3. ^ Jan T. Gross (1997). Bernd Wegner (ed.). Sovietisation of Poland's Eastern Territories. From Peace to War: Germany, Soviet Russia, and the World, 1939-1941. Berghahn Books. pp. 74–75. ISBN 1571818820.
  4. ^ Piotr Wróbel (2000). "De-Polonizing the territories newly incorporated into the USSR". The Devil's Playground: Poland in World War II. The Canadian Foundation for Polish Studies of the Polish Institute of Arts & Sciences. Price-Patterson Ltd. ISBN 0969278411.
  5. ^ Hope, Michael (2005) [2000]. Polish Deportees in the Soviet Union. London: Veritas Foundation. ISBN 0-948202-76-9. From Foreword by Dr. Tomasz Piesakowski 1998 reprint with excerpts by Waldemar Wajszczuk. See also: Derek Crowe, book review with excerpts.
  6. ^ Tadeusz Piotrowski (2004). "Amnesty". The Polish Deportees of World War II: Recollections of Removal to the Soviet Union and Dispersal Throughout the World. McFarland. pp. 93–94, 102. ISBN 0786455365 – via Google Books.
  7. ^ Andrzej Szujecki (2004). "Near and Middle East: The evacuation of the Polish people from the USSR". In Tadeusz Piotrowski (ed.). The Polish Deportees of World War II: Recollections of Removal to the Soviet Union and Dispersal Throughout the World. McFarland. p. 97. ISBN 0786455365.
  8. ^ Barbara Patlewicz. "Ludność cywilna i sieroty polskie po „amnestii" 12 sierpnia 1941 r." [Plight of civilians and orphans after the Amnesty of 12 August 1941] (PDF). Numer 32 (2007). Wrocław / Warszawa: Zesłaniec (The Exile). Organ Rady Naukowej Związku Sybiraków: 75. Index of articles in PDF: 2007-2016.
  9. ^ Zaloga, S.J. (2003) Poland 1939, Osprey ISBN 1-84176-408-6
  10. ^ Malcher, G.C. (1993) Blank Pages: Soviet Genocide Against the Polish People, Pyrford ISBN 1-897984-00-6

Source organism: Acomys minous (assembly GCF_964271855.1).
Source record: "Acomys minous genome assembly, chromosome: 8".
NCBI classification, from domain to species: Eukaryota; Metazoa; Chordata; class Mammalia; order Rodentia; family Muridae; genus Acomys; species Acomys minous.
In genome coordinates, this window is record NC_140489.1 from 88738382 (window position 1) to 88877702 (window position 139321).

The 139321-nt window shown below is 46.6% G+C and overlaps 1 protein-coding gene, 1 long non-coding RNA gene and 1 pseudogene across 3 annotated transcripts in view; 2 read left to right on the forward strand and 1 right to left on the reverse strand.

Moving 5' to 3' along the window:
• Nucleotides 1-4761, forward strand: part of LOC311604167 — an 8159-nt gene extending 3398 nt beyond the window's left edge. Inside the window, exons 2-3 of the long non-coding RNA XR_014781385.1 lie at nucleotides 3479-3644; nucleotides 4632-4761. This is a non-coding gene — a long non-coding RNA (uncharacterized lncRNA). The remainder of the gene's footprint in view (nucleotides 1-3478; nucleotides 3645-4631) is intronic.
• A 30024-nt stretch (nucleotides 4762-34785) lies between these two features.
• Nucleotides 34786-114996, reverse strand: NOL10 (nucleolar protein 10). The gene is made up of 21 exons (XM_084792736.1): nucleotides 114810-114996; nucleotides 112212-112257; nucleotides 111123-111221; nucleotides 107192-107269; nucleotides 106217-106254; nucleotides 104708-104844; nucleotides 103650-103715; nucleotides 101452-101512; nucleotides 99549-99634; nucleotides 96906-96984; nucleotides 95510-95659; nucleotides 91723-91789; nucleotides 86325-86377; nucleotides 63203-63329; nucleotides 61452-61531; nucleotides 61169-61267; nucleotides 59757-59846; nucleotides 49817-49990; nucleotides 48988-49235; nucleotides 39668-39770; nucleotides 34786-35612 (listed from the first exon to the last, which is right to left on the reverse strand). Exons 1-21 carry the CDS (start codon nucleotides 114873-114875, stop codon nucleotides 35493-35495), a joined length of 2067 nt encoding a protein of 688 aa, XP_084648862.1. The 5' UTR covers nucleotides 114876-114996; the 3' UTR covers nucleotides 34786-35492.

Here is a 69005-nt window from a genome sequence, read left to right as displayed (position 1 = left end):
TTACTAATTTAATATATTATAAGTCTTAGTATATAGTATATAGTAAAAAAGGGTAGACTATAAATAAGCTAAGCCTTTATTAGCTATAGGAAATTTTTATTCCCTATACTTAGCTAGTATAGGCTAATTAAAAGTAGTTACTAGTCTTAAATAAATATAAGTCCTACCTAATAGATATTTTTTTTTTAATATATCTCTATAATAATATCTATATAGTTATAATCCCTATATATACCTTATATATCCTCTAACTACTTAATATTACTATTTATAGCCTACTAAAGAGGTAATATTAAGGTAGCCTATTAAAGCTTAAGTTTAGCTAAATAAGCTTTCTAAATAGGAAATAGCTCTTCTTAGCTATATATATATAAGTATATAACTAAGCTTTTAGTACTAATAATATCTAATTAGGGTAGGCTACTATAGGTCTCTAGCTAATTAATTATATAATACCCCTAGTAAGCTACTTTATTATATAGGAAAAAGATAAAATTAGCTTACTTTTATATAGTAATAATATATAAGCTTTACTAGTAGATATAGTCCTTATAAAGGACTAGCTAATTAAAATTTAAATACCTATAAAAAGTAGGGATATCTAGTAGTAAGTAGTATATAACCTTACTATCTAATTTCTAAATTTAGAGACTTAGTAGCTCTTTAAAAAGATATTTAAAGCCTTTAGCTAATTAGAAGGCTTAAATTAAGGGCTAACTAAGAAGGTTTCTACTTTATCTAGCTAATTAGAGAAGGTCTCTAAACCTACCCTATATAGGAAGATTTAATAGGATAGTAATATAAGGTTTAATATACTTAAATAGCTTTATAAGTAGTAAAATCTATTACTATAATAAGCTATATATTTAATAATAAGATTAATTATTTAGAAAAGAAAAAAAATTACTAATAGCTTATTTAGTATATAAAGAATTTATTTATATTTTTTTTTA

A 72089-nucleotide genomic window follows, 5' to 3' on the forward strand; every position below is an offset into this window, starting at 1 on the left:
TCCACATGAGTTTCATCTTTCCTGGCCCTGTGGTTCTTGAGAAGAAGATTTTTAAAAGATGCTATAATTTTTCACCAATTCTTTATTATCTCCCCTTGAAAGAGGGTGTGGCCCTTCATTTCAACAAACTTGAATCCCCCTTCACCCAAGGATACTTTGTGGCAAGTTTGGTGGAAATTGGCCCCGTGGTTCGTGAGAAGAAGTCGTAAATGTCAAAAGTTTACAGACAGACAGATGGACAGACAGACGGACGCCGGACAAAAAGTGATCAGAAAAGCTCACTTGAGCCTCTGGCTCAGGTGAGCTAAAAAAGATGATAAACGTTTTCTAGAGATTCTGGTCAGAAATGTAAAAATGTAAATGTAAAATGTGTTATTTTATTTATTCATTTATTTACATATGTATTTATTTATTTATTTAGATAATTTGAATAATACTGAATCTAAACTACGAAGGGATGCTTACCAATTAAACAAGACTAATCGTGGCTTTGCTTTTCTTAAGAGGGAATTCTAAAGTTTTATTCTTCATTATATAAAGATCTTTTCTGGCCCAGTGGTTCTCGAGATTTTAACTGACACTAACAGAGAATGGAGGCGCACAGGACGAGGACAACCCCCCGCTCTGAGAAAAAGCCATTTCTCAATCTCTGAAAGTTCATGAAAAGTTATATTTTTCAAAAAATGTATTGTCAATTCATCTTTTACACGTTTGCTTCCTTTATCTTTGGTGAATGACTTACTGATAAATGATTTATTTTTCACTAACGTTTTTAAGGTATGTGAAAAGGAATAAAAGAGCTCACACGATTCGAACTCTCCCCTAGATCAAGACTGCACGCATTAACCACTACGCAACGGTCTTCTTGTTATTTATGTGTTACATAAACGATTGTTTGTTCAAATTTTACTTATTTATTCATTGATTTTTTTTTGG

11. ^ Hope, M. (2005) Polish Deportees in the Soviet Union Veritas ISBN 0-948202-76-9
  12. ^ Cienciala, M. (2007) Katyn A Crime Without Punishment Yale University ISBN 978-0-300-10851-4 Page 139
  13. ^ a b Applebaum, A. GULAG A History ISBN 0-14-028310-2 Page 407
  14. ^ Krupa, M. (2004) Shallow Graves in Siberia Birlinn ISBN 1-84341-012-5
  15. ^ Gross, J.T. & Gross, I. (Editors) War Through Children's Eyes Hoover Institution ISBN 0-8179-7471-7 Page xxv
  16. ^ Polian, P. (2004) Against their Will CEU Press ISBN 963-9241-73-3 Page 118
  17. ^ Brandeis.edu (2005), Poland Lectures. PDF, Lecture 17: Poland Under Occupation. Brandeis University, Library & Technology Services.
  18. ^ Davies, N. (1986) God's Playground A History of Poland Volume II Clarendon ISBN 0-19-821944-X Page 451
  19. ^ Polian, P. (2004) Against their Will CEU Press ISBN 963-9241-73-3 Page 119
  20. ^ Hope, M. (2005) Polish Deportees in the Soviet Union, Veritas ISBN 0-948202-76-9 Pages 29
  21. ^ http://www.remember.org/forgotten/
  22. ^ Malcher, G.C. (1993) Blank Pages Pyrford ISBN 1-897984-00-6 Pages 8-9
  23. ^ Piesakowski, T. (1990) The Fate of Poles in the USSR 1939~1989 Gryf ISBN 0-901342-24-6 Pages 50-51
  24. ^ Mikolajczyk, S. (1948) The Pattern of Soviet Domination Sampsons, low, Marston & Co
  25. ^ Davies, N. God's Playground Volume II Page 451 ISBN 0-19-821944-X
  26. ^ Retinger, Joseph (1972). Memoirs of an Eminence Grise. pages 119 - 120: Sussex University Press. p. 265. ISBN 0-85621-002-1.
  27. ^ Hergt, K. (2000) Exiled to Siberia Crescent Lake ISBN 0-9700432-0-1
  28. ^ Voigt, F.A. (1943) Poland, Russia and Great Britain

Further readingEdit